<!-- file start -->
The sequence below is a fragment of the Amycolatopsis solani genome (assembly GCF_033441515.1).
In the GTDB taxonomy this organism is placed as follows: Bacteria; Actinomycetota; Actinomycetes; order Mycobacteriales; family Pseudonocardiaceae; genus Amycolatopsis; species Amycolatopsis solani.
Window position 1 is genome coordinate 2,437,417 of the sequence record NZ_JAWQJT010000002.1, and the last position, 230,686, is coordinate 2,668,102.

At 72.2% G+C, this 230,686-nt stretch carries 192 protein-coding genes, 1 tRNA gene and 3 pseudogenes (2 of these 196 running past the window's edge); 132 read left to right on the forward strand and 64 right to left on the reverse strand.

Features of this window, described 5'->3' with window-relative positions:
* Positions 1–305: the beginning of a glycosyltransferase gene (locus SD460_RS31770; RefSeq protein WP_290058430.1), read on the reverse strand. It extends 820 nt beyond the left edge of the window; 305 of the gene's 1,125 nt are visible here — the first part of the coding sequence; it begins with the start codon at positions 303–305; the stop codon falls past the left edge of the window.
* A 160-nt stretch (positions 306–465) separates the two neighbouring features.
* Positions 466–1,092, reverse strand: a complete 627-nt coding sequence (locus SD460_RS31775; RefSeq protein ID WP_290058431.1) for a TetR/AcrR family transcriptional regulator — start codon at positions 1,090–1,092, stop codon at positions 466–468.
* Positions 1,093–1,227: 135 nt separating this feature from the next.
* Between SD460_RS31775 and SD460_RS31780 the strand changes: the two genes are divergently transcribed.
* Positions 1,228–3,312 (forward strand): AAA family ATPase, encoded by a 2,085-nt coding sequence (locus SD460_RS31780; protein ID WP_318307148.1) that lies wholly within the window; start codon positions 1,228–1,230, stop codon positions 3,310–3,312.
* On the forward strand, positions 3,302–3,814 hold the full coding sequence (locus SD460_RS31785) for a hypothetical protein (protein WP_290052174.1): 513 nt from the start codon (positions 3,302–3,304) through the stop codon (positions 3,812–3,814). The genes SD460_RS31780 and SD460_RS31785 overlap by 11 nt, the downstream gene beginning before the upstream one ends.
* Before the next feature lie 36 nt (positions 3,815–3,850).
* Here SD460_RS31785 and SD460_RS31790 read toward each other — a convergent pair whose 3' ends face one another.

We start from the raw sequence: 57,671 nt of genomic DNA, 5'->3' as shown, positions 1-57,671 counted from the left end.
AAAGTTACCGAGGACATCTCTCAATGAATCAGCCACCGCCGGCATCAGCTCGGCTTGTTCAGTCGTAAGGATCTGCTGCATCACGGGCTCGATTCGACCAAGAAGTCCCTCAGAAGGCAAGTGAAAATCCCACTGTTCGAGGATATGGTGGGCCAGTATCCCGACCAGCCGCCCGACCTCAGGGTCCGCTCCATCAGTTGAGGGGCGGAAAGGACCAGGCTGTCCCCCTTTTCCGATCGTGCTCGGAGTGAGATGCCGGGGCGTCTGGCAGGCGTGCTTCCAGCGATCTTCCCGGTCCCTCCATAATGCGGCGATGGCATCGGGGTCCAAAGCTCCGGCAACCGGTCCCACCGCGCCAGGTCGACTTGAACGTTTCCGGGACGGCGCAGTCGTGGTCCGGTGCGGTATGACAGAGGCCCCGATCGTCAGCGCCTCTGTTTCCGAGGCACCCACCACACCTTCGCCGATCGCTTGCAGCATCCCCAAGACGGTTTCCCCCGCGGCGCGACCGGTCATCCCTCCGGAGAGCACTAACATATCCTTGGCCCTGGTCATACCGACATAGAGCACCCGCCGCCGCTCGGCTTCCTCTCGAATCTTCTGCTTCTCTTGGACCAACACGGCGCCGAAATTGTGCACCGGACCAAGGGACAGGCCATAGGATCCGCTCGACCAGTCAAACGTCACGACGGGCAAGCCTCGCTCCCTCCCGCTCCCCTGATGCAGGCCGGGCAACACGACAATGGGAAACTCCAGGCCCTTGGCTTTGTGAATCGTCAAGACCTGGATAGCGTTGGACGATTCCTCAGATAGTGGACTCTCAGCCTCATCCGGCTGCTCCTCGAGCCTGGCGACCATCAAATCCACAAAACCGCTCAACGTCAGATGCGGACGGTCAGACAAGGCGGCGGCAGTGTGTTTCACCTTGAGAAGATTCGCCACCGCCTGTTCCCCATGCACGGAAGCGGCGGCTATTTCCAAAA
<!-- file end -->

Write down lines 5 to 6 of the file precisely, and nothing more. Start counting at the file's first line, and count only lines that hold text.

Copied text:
Features of this window, described 5'->3' with window-relative positions:
* Positions 1–305: the beginning of a glycosyltransferase gene (locus SD460_RS31770; RefSeq protein WP_290058430.1), read on the reverse strand. It extends 820 nt beyond the left edge of the window; 305 of the gene's 1,125 nt are visible here — the first part of the coding sequence; it begins with the start codon at positions 303–305; the stop codon falls past the left edge of the window.